Wednesday Oct. 3 2012

After mountains of hype, Gmail will hit Ryerson Oct. 9, along with the full collection of Google apps

Gmail finds new home at Ryerson
By Alfea Donato
On the heels of considerable hype, Ryerson will officially make the switch to the Google educaton suite Thanksgiving weekend. In addition to the Gmail e-mail client, which will include 25 GB of storage (RMail was only equiped with one GB), users will have access to a number of google apps including voice calling, instant messaging and document sharing. Students who want to use Gmail will need to opt in through my.ryerson and follow the instructions that will be available on Oct. 5. Brian Lesser, Ryerson’s computing and communications services director, says that the switch to Gmail emerged from financial hurdles and ongoing frustrations with RMail. In 2011, an advisory committee was formed to look over alternatives to the school’s current email system. At first, hosting with Google was not considered because of the United States Patriot Act, an antiterrorism measure that allows U.S. law enforcement to view personal records without an individual’s knowledge or consent. With privacy being the school’s primary concern, Ryerson was initially hesitant to switch to Gmail. But after a detailed meeting with Ontario’s Information and Privacy Commissioner, Lesser was told that the government would be able to access any of the school’s information regardless of which client they chose. “She told us the Patriot Act is a red herring,” said Lesser. “If you’re hosting in Canada or the States, there’s little difference… [the] Secret Service can do anything.” Microsoft was another company in contention for Ryerson’s virtual affections, but while they were offering free services for students, they wanted payment for faculty and staff accounts. Another possibility was for Ryerson to host and expand RMail, but that proved to be too costly. “The normal model of ‘let’s go buy something’ wasn’t going to work,” said Lesser. In the end, Google’s user interface, document collaboration, features and free services won Ryerson over. However, the relationship is far from idyllic. Even after three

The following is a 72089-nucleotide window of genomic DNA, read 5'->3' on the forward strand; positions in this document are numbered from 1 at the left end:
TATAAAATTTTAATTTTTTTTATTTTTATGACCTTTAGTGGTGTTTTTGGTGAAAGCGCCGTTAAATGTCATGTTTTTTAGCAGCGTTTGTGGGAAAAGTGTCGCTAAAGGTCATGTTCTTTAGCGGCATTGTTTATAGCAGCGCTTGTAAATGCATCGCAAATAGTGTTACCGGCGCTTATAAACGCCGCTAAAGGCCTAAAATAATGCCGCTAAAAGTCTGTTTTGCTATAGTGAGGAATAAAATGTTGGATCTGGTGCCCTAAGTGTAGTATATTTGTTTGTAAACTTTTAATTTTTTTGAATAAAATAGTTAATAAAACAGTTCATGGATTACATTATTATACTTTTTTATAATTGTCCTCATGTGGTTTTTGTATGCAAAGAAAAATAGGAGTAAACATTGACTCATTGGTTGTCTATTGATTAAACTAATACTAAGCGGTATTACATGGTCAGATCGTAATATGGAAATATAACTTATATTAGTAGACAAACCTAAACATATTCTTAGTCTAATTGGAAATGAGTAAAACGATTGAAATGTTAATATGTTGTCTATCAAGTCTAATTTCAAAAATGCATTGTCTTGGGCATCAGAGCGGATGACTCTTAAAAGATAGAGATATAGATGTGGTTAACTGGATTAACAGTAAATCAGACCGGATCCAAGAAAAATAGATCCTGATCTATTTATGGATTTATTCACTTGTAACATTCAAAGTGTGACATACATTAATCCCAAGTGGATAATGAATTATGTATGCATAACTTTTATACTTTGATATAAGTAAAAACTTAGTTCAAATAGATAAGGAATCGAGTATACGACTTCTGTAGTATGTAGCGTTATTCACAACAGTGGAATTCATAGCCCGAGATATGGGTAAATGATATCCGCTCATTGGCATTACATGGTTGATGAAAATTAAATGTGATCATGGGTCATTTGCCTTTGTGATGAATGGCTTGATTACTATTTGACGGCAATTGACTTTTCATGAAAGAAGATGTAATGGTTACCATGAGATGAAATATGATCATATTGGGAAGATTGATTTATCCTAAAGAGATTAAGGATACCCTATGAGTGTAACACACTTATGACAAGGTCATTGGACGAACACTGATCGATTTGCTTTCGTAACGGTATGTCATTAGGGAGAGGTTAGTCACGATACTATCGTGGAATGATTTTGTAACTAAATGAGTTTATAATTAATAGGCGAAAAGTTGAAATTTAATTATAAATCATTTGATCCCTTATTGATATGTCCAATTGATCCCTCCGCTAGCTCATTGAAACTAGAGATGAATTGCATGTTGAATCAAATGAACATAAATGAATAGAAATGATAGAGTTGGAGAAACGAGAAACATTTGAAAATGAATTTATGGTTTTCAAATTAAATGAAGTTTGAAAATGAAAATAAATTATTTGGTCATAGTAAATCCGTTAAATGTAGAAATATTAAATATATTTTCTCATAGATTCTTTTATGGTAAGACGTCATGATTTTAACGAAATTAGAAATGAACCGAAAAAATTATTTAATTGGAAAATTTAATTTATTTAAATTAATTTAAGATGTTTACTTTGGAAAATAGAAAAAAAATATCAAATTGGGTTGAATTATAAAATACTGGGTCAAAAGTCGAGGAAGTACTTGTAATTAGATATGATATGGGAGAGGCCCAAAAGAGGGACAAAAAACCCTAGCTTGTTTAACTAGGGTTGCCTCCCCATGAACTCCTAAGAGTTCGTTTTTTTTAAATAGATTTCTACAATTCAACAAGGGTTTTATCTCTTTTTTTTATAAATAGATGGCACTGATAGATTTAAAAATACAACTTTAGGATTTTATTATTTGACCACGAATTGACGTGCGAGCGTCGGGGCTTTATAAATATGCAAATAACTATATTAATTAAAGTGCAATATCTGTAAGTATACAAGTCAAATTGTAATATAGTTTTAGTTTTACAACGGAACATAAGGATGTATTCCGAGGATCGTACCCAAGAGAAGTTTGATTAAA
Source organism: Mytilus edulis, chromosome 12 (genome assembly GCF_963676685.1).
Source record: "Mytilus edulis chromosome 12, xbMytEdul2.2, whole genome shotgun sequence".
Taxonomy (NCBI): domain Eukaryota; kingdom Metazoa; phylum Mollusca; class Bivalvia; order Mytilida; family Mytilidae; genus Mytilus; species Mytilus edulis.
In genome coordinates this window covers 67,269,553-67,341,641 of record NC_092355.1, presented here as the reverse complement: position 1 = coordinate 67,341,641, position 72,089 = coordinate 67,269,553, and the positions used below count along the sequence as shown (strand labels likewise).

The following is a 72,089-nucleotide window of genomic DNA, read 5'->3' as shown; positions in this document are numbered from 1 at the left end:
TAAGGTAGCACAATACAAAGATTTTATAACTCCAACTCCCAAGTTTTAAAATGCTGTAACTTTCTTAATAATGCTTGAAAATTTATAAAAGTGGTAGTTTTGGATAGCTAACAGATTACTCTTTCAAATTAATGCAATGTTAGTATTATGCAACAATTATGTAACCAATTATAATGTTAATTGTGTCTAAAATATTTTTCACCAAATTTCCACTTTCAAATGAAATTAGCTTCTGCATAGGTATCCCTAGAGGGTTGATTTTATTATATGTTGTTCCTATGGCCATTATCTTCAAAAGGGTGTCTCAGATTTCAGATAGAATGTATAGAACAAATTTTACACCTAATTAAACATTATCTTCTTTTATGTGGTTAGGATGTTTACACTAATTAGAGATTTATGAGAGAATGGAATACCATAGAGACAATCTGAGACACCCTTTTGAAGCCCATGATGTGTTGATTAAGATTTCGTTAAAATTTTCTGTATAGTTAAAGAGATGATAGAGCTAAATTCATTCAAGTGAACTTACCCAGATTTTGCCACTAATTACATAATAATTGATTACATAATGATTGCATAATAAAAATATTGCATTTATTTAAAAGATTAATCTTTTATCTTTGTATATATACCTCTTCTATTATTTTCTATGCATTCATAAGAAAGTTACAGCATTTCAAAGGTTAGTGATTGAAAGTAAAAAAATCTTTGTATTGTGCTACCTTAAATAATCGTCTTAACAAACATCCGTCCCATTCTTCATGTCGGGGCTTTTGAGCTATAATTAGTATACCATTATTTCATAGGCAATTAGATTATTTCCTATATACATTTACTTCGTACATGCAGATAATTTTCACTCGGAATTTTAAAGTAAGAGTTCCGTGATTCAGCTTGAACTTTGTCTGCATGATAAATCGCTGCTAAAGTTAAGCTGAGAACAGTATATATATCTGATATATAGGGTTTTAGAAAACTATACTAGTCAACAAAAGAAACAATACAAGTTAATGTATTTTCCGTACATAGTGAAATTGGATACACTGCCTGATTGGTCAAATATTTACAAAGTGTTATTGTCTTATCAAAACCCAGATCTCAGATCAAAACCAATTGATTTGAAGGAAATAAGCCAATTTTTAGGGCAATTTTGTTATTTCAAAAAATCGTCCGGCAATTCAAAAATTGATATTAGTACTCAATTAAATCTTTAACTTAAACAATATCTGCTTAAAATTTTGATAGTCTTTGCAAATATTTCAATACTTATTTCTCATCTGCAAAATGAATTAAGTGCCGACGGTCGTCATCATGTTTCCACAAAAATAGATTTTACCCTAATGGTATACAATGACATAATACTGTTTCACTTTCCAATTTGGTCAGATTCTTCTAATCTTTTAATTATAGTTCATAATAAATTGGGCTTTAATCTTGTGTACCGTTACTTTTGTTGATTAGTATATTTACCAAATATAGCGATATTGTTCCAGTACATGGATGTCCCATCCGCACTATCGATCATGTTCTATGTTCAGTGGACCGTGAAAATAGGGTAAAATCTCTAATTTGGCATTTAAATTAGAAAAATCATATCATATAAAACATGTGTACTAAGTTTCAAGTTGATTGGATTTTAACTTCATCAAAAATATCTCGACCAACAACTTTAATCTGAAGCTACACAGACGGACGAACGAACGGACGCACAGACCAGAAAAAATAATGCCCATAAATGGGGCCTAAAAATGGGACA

illustration: marissa dederer

rounds of beta testing, involving around 330 students, faculty and staff, problems have subsisted. Configuring Google Apps to mobile devices though the use of a

Google Token (a randomly generated string of characters required to set up certain clients) was a common concern. But overall, Lesser is pleased with the criticism.

“It’s really great to get feedback from a lot of people,” he says, adding that a mailing list and the student help desk will field future complaints after Google Apps’ launch.